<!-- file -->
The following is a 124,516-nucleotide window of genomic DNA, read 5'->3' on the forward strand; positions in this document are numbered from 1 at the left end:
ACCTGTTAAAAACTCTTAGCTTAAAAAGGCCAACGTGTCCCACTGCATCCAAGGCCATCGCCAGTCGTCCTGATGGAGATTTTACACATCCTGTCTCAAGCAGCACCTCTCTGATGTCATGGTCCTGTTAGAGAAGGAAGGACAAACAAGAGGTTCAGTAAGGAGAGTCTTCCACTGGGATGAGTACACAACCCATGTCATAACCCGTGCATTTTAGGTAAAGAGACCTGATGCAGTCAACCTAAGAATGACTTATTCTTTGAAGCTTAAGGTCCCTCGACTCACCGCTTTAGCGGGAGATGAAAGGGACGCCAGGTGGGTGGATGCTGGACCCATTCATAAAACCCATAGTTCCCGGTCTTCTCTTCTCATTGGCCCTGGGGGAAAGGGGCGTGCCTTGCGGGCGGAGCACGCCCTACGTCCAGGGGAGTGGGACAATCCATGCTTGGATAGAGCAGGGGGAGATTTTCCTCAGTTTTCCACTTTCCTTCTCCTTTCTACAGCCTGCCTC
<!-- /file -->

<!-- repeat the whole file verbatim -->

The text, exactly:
The following is a 124,516-nucleotide window of genomic DNA, read 5'->3' on the forward strand; positions in this document are numbered from 1 at the left end:
ACCTGTTAAAAACTCTTAGCTTAAAAAGGCCAACGTGTCCCACTGCATCCAAGGCCATCGCCAGTCGTCCTGATGGAGATTTTACACATCCTGTCTCAAGCAGCACCTCTCTGATGTCATGGTCCTGTTAGAGAAGGAAGGACAAACAAGAGGTTCAGTAAGGAGAGTCTTCCACTGGGATGAGTACACAACCCATGTCATAACCCGTGCATTTTAGGTAAAGAGACCTGATGCAGTCAACCTAAGAATGACTTATTCTTTGAAGCTTAAGGTCCCTCGACTCACCGCTTTAGCGGGAGATGAAAGGGACGCCAGGTGGGTGGATGCTGGACCCATTCATAAAACCCATAGTTCCCGGTCTTCTCTTCTCATTGGCCCTGGGGGAAAGGGGCGTGCCTTGCGGGCGGAGCACGCCCTACGTCCAGGGGAGTGGGACAATCCATGCTTGGATAGAGCAGGGGGAGATTTTCCTCAGTTTTCCACTTTCCTTCTCCTTTCTACAGCCTGCCTC